Directed by Levan Gabriadze.

Naive teens are a staple of horror and always have been. What makes Unfriended different is that the stupidity of teens is not a device to make sure the plot moves forward, rather the circumstances of the plot could only happen to teens of this generation. This seeming amalgamation of Enda Walsh’s Chatroom and The Blair Witch Project by Daniel Myrick and Eduardo Sánchez goes on to make something frighteningly original.

The story centres around seven American highschoolers and their Skype conversation. The film takes place one year after the death of one of their classmates, Laura Barns. We watch the entire film from a stream of Blaire Lily’s (Shelley Hennig) macbook. After we watch Laura Barn’s suicide video on Youtube and the beginning of the video that caused Laura to commit suicide, we are interrupted by a call from Blaire’s boyfriend, Mitch (Moses Jacob Storm). We are treated to a risque viewing of Blaire and Mitch’s call which is again interrupted by a group call of their friends and a mysterious blank account. This blank account turns out to be the account of Laura Barns, and her Facebook account also begins messaging them. Throughout the film they are forced – by the account – to admit their involvement in the bullying of Laura Barns, and their betrayals of each other.

While on the surface this film might seem like another dull teen slasher, its devices and presentation leave a lasting impact and make this film worthy of discussion. For you film buffs out there, it will be an example of D. W. Griffith’s ‘continuity editing’ taken to it’s zenith, as the whole film takes place in real time and in, essentially, one shot of the computer screen. For those with even a passing interest in current world affairs it will be a stark reminder of the lessons of the NSA and Edward Snowden scandal.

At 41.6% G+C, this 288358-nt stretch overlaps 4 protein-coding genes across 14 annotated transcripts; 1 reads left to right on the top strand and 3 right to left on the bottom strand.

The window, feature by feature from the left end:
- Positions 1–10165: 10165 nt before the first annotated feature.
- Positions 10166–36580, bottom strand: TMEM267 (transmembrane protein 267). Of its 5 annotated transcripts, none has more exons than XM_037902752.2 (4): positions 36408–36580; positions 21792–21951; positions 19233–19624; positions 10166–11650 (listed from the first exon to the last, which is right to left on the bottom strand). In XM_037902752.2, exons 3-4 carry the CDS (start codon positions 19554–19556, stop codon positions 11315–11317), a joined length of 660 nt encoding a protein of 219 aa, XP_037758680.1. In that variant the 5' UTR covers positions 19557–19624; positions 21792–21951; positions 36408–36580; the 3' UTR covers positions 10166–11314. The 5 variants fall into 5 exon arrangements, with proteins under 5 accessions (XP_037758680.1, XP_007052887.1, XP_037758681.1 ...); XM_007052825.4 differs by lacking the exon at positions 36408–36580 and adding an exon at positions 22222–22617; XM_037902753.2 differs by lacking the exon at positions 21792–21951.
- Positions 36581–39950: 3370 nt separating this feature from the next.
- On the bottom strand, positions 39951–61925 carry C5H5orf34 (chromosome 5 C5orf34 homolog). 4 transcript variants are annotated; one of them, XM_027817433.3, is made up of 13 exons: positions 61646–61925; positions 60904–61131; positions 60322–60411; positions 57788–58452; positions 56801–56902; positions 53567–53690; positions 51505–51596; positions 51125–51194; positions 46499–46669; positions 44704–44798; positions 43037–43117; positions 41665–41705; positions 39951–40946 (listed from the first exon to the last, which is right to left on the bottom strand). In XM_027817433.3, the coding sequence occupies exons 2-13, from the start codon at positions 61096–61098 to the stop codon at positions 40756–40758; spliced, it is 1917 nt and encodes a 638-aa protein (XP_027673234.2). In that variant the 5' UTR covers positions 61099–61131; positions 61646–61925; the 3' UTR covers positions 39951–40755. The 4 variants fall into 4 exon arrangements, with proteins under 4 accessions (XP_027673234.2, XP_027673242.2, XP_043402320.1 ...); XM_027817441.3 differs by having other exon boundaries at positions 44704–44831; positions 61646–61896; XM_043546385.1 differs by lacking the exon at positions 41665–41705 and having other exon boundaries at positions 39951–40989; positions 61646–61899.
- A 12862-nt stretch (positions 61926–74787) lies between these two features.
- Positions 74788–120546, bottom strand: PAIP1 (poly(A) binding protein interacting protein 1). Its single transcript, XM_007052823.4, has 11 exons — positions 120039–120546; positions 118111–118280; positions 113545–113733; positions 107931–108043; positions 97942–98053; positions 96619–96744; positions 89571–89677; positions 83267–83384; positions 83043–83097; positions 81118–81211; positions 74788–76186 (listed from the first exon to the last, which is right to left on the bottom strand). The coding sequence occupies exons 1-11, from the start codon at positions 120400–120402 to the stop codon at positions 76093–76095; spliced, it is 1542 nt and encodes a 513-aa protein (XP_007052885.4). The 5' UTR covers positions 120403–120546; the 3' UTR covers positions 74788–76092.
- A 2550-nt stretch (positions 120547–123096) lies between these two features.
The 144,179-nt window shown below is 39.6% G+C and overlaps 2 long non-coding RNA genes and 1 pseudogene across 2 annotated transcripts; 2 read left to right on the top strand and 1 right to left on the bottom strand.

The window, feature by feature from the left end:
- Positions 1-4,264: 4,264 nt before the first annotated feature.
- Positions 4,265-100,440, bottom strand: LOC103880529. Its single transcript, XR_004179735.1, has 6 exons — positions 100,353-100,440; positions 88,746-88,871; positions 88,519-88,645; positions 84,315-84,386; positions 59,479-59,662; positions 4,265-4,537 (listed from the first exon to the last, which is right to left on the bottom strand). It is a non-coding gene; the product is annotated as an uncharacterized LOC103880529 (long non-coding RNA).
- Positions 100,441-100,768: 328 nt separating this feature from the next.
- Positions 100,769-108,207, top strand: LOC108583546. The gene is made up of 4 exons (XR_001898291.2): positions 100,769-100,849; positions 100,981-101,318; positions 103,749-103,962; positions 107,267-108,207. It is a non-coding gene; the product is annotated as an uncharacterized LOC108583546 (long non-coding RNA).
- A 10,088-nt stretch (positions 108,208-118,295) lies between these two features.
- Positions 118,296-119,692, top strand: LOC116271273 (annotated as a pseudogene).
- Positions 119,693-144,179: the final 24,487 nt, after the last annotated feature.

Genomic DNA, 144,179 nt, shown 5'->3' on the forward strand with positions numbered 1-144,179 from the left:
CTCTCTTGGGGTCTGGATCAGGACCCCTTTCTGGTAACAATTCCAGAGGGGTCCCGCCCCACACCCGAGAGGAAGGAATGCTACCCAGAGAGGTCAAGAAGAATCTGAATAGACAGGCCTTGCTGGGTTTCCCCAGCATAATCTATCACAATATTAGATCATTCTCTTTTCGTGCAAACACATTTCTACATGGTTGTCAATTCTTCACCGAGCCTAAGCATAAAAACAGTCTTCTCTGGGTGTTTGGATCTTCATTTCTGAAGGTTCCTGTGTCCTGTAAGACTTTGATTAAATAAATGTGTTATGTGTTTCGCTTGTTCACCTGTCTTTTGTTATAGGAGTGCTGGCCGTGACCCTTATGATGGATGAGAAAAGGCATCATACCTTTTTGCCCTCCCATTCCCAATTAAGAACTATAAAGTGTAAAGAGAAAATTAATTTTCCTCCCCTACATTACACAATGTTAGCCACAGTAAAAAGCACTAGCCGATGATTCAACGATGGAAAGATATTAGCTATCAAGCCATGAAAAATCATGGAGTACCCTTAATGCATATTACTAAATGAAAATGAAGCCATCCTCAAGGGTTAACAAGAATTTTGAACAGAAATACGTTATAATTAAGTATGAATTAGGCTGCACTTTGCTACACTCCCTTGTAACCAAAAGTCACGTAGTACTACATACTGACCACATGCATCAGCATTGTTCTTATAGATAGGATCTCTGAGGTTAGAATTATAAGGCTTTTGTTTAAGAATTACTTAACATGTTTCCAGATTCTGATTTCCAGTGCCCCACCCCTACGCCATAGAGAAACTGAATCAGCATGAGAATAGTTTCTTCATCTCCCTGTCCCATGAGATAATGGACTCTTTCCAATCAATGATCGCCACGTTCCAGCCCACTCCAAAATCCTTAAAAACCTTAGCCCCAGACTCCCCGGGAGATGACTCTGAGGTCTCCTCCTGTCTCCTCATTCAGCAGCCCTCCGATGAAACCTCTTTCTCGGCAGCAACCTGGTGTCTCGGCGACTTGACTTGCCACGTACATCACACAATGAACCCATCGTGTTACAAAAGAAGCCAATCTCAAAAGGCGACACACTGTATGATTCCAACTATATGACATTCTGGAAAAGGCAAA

Unfriended also bring into question how safe our digital data is. There is always a risk with digitally recorded information. It is not always in our control. Recently both certain German and Russian government bodies are discussing going back to typewriters for this reason and it pushes to the fore a reminder that we are never really safe online.

What it also questions is the morality of anonymity of our online actions. In the film, the disgusting actions of the teens through their anonymous online accounts are revealed  A lot of online interaction takes place in good faith, assuming that a person presents themselves as who they really are. Online we are expected to monitor our own behaviour, and behave in a fair, honest and most importantly legal manner, none of which the teens do. Are we still good people when we can’t be held accountable? Authorities are now using IP tracking to hold us accountable for are online actions but with the advancements in Virtual Access Points, Proxies and deeper encryptions this question is still relevant.

While this film may be a headache for some less tech savvy viewers, for those used to group Skype chats, screen grabs, Spotify, and iMessage it will be something that captures our experience of online communication. While in the beginning the pacing can be a bit slow, the film quickly speeds up once you have come to grips with how it is being told. It sometimes has the feeling of watching a “Let’s Play” video on YouTube, not to say that is a negative – but it certainly speaks to a younger audience.

Overall this is a high concept indie horror with all of the usual hallmarks of that genre. However, it’s concept is so intriguing, that it will leave you thinking twice about your next tweet, upload, status post or checking that anonymous email.

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